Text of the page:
The perilous 1,000-mile journey to save Africa’s endangered black rhinos
28 October 2022
On the western boundary of Kruger National Park (KNP), private and community-owned game reserves – represented as the Greater Kruger Environmental Protection Foundation (GKEPF) – have joined forces with conservation agencies, non-profit organisations and security service providers to bolster conservation management and realise increased environmental asset protection through integrated anti-poaching and security strategies across the region.
This strong public-private partnership, which includes cooperation with South African National Parks (SANParks), the Mpumalanga Tourism and Parks Authority (MTPA), Peace Parks Foundation (PPF), and the Southern African Wildlife College (SAWC), aims to put an end to the often fragmented approach taken to protect wildlife species under threat. The activities of GKEPF and its partners also assist in securing the private and community-owned game reserves as part of a Joint Protection Zone (JPZ) – the area demarcated as a cooperation-based conservation management block with KNP in the centre and including all private and community owned reserves on KNP’s borders.
‘It is vital that we develop the capabilities that exist within the region for the protection of all species by enhancing the effectiveness of management authorities and resources,’ said the GKEPF Director of Operations, Colonel (Retired) Otch Otto. ‘We are actively trying to ensure collaborative conservation management and enhanced security as a result of the effective exchange of information, sharing of equipment and advanced technologies, skills, training, experience and moral support.’
Monday, 26 June 2017 marked the official declaration of these partnerships with the opening of the GKEPF Command and Communications Centre (ComCen), situated at SAWC and forming the central point of coordination of activities as managed by GKEPF. With financial support from PPF, the ComCen has been staffed and equipped with technology, communications and data management systems, to allow for optimal execution of monitoring and response, as well as administrative and logistical functions. Funded by generous donors of SAWC, a hangar was erected as part of the ComCen, enabling rapid deployment of aerial assets within the Greater Kruger Environmental Protection Alliance (GKEPA) support area.
As part of efforts to truly invigorate joint anti-poaching and asset management efforts, PPF funded the implementation of an extended digital communication system across the GKEPA operational area. This system, which was initially only operational within the Intensive Protection Zone of KNP, has now been extended to include the GKEPA reserves and integrated into the ComCen system – allowing for secure and seamless communication between security personnel in KNP and the private and community-owned game reserves on both sides of KNP’s boundary.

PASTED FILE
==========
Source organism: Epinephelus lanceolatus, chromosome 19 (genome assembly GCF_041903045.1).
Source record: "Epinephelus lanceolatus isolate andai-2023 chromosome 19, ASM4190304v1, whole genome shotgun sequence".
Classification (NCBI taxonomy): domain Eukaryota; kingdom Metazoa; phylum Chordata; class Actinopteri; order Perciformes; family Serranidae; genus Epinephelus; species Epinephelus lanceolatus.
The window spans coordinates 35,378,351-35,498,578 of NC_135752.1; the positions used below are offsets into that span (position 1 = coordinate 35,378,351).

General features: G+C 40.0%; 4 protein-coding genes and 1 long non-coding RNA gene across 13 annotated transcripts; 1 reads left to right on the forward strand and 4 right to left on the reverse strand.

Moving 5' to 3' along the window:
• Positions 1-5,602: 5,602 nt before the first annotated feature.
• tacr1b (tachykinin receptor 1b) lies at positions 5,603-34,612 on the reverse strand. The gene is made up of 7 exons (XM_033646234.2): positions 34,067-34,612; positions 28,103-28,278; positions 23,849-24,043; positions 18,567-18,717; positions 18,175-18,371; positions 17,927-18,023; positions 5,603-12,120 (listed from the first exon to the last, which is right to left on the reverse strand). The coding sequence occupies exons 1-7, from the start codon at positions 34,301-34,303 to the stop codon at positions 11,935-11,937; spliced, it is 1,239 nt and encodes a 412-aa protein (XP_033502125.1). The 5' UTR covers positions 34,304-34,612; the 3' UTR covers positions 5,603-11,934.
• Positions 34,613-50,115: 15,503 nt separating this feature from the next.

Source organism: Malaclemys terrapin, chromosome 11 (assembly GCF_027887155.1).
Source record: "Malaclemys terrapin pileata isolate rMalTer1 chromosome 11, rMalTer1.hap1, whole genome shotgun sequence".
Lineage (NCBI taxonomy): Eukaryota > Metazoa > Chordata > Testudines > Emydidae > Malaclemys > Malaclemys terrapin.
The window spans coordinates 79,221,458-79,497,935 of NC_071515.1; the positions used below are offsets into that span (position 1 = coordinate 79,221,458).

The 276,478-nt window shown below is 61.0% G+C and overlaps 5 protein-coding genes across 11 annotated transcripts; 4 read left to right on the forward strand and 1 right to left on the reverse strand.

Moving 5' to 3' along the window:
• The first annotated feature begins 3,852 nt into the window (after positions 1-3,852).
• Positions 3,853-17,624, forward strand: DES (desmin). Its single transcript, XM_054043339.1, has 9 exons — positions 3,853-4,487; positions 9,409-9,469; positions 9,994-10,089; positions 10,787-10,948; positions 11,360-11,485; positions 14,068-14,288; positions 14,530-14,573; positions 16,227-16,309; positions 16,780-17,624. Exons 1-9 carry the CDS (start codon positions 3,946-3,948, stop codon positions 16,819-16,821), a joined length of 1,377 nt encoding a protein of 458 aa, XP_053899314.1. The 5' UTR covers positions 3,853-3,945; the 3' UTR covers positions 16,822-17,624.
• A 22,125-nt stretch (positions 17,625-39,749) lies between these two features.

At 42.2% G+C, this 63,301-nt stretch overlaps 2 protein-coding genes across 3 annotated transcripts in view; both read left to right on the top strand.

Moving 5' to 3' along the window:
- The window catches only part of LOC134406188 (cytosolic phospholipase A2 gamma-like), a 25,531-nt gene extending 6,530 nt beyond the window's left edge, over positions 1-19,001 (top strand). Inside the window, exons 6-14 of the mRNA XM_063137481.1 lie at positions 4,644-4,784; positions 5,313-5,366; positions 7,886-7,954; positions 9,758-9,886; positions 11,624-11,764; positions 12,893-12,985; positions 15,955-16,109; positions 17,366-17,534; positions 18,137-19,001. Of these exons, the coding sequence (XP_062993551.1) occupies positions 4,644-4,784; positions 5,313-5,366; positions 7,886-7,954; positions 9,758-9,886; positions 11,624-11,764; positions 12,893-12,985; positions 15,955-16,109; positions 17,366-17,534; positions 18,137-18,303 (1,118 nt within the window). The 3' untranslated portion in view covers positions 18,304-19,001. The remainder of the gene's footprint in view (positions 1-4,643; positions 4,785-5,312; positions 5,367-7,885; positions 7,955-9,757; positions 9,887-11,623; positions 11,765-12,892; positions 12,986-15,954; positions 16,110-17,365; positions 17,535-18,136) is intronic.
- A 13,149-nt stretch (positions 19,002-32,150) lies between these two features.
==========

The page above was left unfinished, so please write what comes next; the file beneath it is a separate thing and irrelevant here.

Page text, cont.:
While exerting primary efforts on establishing capabilities and strategies that would improve the environmental management capacity of all GKEPA partners, the initial phase of the project also saw specific focus being placed on improving security infrastructure at Manyeleti Game Reserve. Manyeleti – positioned at a critical location within the JPZ – was being targeted by poaching syndicates as an access route through which to enter KNP and other reserves. PPF provided funding to upgrade a vulnerable stretch of the Manyeleti boundary fence, and installed an electro-pulse monitoring system, which feeds data directly back to the GKEPA ComCen.
Says Werner Myburgh, CEO of PPF: ‘As we move forward step by step in our collective effort to combat wildlife crime, the forging of partnerships and the use of modern technologies are imperative so as to stay one step ahead of poaching syndicates. In this instance, secure digital communications and smart monitoring systems with rapid response capabilities were vitally important for the development of effective protection strategies. The initial results are encouraging and within the first year that the ComCen has been operational, there has already been a 50% reduction in rhino poached in this particular region. No doubt these collective and structured efforts are contributing to this progress.’
Cooperative partnerships are an essential part of the GKEPA strategy, and with the ComCen and aerial capability perfectly located at the SAWC, it also exposes upcoming conservationists to best practice through applied learning to bolster species protection and counter rhino poaching. ‘With the support of these alliances we are able to further facilitate education, training and skills development opportunities and harness available resources which, with the support of our neighbouring communities, will help improve security within the GKEPA area where the college is based’, added SAWC CEO, Theresa Sowry.
With the capability provided and the joint assets created, GKEPF is also able to respond to community support programmes, medical emergencies, and support government agency initiatives such as the National Counter Poaching Strategy ‘Operation Rhino7’, which would otherwise not be possible.